Gujiya, or Milk Fudge Turnovers, are a popular Indian dessert commonly made in the northern part of India around the festivals of Holi and Diwali. It is a deep fried sweet dumpling that is made by stuffing pastry dough with sweetened milk fudge (khoya), chopped nuts and coconut flakes and is glazed with a thick sugar syrup.
Traditionally, the process of making Gujiya requires making a dough with all-purpose flour, ghee (clarified butter) and water. You combine all ingredients and make a soft dough, set it to rest while you prepare the filling. The filling is made with Khoya as a base. Khoya, also known as Mawa, is basically dried milk solids. It is available in the freezer aisle of your local Indian store, right next to the Paneer.
I personally like the brand Nanak for khoya. It comes in a 12 oz pack. This quantity of Khoya makes stuffing good for making 40 Gujiya. You can either divide the Khoya in half and freeze it, or, make the entire stuffing and freeze that for a later use. I always prefer to make the stuffing and freeze half for later use, for making Gujiya, or add it to my Gajar Halwa (Carrot Halwa) instead of Khoya!
Stuffing for Gujiya: This is my mother-in-law’s ‘family-famous’ Gujiya recipe. The Gujiya mix is made by crumbling khoya in a mildly warm skillet. (I do this step in the microwave now, saves so much time and effort). Chopped nut like cashews, almonds and pistachios are added along with desiccated coconut and freshly ground cardamom powder. When this mixture is cool, sugar is added. Now your Gujiya is ready to assemble.
Process: A small dough ball is rolled into a circular shaped disc, about 3-inch in diameter. About 2 teaspoons -1/2 tablespoon of khoya mixture goes in the center and then the dough is folded in a crescent shape and edges are sealed. That’s your Gujiya. Gujiya is then deep fried in medium warm oil till it turns golden in color. It is removed and put straight in a sugar syrup and tossed a few times and then set on a platter to crisp up. It is garnished with chopped pistachios. It is simply a bite of heaven!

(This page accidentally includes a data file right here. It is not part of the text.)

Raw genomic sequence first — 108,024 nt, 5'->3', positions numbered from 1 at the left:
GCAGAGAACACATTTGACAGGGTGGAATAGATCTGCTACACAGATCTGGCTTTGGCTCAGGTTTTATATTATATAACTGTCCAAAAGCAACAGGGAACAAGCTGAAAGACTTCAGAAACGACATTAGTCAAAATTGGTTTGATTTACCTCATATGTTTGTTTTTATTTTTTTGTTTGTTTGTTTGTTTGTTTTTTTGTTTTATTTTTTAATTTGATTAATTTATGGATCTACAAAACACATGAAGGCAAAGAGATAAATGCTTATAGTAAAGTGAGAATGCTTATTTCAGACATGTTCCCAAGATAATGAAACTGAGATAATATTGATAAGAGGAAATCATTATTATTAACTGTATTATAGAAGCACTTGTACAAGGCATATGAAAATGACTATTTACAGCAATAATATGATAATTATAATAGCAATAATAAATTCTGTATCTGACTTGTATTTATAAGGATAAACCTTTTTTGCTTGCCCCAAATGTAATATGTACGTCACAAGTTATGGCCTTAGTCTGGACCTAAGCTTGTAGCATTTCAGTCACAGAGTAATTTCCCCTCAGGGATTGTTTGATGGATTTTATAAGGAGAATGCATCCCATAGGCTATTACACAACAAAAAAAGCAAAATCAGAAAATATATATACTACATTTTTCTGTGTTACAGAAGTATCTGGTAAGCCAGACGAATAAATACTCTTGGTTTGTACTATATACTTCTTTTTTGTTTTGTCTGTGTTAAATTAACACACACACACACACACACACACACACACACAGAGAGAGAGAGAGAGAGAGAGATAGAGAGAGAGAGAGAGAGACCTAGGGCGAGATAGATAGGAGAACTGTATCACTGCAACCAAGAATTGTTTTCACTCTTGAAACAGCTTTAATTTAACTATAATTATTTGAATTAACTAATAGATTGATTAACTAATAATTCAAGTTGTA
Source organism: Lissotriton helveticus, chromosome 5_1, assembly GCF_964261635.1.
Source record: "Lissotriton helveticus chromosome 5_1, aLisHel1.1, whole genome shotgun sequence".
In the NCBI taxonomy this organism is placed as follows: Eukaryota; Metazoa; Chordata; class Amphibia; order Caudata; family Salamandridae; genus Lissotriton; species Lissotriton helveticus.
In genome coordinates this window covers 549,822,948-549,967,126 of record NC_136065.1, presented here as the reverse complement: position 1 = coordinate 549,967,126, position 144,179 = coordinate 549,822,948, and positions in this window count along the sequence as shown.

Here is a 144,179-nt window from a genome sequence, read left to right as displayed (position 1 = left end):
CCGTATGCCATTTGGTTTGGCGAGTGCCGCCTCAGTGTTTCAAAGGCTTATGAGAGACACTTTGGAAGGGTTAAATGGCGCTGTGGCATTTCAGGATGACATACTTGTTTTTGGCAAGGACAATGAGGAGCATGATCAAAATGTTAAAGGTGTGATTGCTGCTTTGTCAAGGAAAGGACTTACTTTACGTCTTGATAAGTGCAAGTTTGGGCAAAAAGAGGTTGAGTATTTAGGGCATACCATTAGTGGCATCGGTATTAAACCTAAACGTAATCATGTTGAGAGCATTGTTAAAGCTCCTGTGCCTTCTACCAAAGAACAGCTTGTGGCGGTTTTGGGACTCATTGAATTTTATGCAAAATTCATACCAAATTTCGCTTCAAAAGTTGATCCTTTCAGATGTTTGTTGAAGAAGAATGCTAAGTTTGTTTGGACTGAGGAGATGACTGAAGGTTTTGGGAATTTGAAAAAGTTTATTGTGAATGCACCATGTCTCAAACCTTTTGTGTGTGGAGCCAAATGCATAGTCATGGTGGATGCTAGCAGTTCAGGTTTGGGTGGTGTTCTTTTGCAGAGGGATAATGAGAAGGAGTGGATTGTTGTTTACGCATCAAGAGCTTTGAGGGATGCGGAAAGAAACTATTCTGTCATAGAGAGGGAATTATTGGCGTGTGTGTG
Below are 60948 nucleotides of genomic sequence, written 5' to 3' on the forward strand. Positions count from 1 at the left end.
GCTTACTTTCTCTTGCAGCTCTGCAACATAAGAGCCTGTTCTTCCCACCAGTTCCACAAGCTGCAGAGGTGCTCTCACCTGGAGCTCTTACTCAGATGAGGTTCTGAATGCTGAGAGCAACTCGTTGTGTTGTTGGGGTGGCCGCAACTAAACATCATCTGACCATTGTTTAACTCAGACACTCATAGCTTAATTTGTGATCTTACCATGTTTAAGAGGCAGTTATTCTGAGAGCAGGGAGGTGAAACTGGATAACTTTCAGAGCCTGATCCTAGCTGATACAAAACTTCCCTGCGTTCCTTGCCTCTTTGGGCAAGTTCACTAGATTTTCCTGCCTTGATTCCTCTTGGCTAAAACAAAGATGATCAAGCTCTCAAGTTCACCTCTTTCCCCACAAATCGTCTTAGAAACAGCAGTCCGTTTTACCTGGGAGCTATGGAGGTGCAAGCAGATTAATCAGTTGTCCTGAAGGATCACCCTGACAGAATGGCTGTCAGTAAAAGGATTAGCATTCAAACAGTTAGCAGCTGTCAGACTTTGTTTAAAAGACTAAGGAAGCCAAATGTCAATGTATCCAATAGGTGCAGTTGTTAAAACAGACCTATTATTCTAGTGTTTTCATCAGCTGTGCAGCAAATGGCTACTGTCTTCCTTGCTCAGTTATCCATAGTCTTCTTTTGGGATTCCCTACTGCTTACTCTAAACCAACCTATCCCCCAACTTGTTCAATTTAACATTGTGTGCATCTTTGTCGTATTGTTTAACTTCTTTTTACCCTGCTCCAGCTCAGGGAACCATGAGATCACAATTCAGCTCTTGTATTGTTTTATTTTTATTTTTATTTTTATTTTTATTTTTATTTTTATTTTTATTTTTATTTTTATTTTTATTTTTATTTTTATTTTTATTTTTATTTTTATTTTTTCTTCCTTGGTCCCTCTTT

During the festival season, my husband and I end up “over-indulging”, if that’s a word, but I’m sure many can relate to that. So, I keep tweaking recipes to make them a bit healthier without losing any of the “to-die-for” flavors. The other thing is, that I rarely have the time required to make this elaborate dessert. So, I experimented and after a few hits and misses, this recipe for Baked Gujiya was accomplished. I decided to do a baked version, which automatically makes it way healthier than the classic. The other major change was using store-bought pie dough. The pie dough may sound unconventional, but gives the same flaky, crisp texture that is key to a good Gujiya. Here is a quicker and healthier, baked version of this favorite, and the best part- it was done in 30 minutes!
Here are some more Indian Desserts that you may like:
Baked Gujiya in 30 minutes (Milk Fudge Turnovers)Print Recipe
- Khoya Stuffing (this stuffing is good for 40 Gujiya, I freeze half of this stuffing for later use)
- 1 stick of Nanak Khoya (12 oz)
- 1/2 teaspoon Cardamom Powder (10-12 fresh cardamom pods)
- 2 tablespoons Slivered Almonds
- 2 tablespoons Chopped Cashews
- 2 tablespoons Raw Unsalted Pistachio (Shelled)
- 3 tablespoons Desiccated Coconut (unsweetened)
- 4 tablespoons sugar (adjust to taste)
- Glazing Ingredients:(enough glaze for 20-22 Gujias)
- 1/2 cup sugar
- 1/4 cup water
- 2 tablespoons fine chopped Slivered Almonds & Raw Unsalted Pistachio (Shelled) (for garnish after glazing)
- 1 sheet store bought Pie dough (I get the Trader Joe's brand)
Make Stuffing This quantity of Khoya stuffing is good for making 40 Gujiya, I freeze half of this stuffing for later use, or, use it in making Gajar Halwa (Carrot Halwa). Microwave Khoya for 2-3 minutes, in 30 seconds increments to make khoya easy to crumble. Heat non stick skillet/pan on medium heat. Crumble khoya in to the pan. Using a wooden spoon or spatula, press down and break it in smaller pieces. Keep pressing till khoya becomes soft, consistency of a soft dough. (it should be pliable). Turn off the heat. Alternatively, you can do this whole process in the microwave by heating khoya for 3-5 minutes in 1-minute increments, stirring in between, till the khoya becomes soft. Add chopped nuts, coconut powder and cardamom powder. Mix well and allow to cool off for a few minutes (4-5). Add sugar and mix well. Taste to adjust sugar to your taste preference. The stuffing is ready.
Assemble Gujiya and Bake Place thawed pie crust between plastic wrap and roll outwards to thin out the dough. (See video for clarity). Using a 2 inch round cookie cutter, cut out pie circles for filling. Fill each pie circle with roughly 2 teaspoons (or heaping 1/2 tablespoon) filling, and seal by pressing the edges together. (Just like you would for a turnover). Place them on a Parchment Paper or Silicone Baking Mat Baking Sheet. Bake for 11-13 minutes in a pre-heated oven at 400F degrees. Cool for 5 minutes.
Make Sugar Syrup While Gujiya is baking, heat a sauce pan on medium heat. Add sugar and water. Bring to a boil and simmer on medium heat till it thickens enough to coat the back of a spoon, about 5-6 minutes.
Glaze and garnish Dip baked Gujiyas in the cooled sugar syrup, coating well on all sides. Sprinkle some crushed pistachios on top. Place on a wire-rack for setting.